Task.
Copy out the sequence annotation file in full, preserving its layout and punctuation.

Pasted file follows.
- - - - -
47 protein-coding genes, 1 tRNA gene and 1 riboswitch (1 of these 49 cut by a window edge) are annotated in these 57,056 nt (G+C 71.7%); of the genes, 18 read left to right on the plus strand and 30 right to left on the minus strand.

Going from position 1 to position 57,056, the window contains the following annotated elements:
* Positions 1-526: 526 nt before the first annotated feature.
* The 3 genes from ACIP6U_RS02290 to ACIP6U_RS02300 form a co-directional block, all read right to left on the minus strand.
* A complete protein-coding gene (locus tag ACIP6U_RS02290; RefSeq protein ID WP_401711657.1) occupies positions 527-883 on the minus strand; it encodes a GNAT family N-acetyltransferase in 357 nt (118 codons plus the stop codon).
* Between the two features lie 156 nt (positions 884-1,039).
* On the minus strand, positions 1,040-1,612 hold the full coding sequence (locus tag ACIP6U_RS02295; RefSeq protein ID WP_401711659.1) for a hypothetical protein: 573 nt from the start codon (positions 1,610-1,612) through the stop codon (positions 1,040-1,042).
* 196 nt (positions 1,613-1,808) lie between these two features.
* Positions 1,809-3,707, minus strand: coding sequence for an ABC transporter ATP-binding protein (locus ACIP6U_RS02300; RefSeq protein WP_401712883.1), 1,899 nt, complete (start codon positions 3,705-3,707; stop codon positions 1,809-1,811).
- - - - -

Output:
47 protein-coding genes, 1 tRNA gene and 1 riboswitch (1 of these 49 cut by a window edge) are annotated in these 57,056 nt (G+C 71.7%); of the genes, 18 read left to right on the plus strand and 30 right to left on the minus strand.

Going from position 1 to position 57,056, the window contains the following annotated elements:
* Positions 1-526: 526 nt before the first annotated feature.
* The 3 genes from ACIP6U_RS02290 to ACIP6U_RS02300 form a co-directional block, all read right to left on the minus strand.
* A complete protein-coding gene (locus tag ACIP6U_RS02290; RefSeq protein ID WP_401711657.1) occupies positions 527-883 on the minus strand; it encodes a GNAT family N-acetyltransferase in 357 nt (118 codons plus the stop codon).
* Between the two features lie 156 nt (positions 884-1,039).
* On the minus strand, positions 1,040-1,612 hold the full coding sequence (locus tag ACIP6U_RS02295; RefSeq protein ID WP_401711659.1) for a hypothetical protein: 573 nt from the start codon (positions 1,610-1,612) through the stop codon (positions 1,040-1,042).
* 196 nt (positions 1,613-1,808) lie between these two features.
* Positions 1,809-3,707, minus strand: coding sequence for an ABC transporter ATP-binding protein (locus ACIP6U_RS02300; RefSeq protein WP_401712883.1), 1,899 nt, complete (start codon positions 3,705-3,707; stop codon positions 1,809-1,811).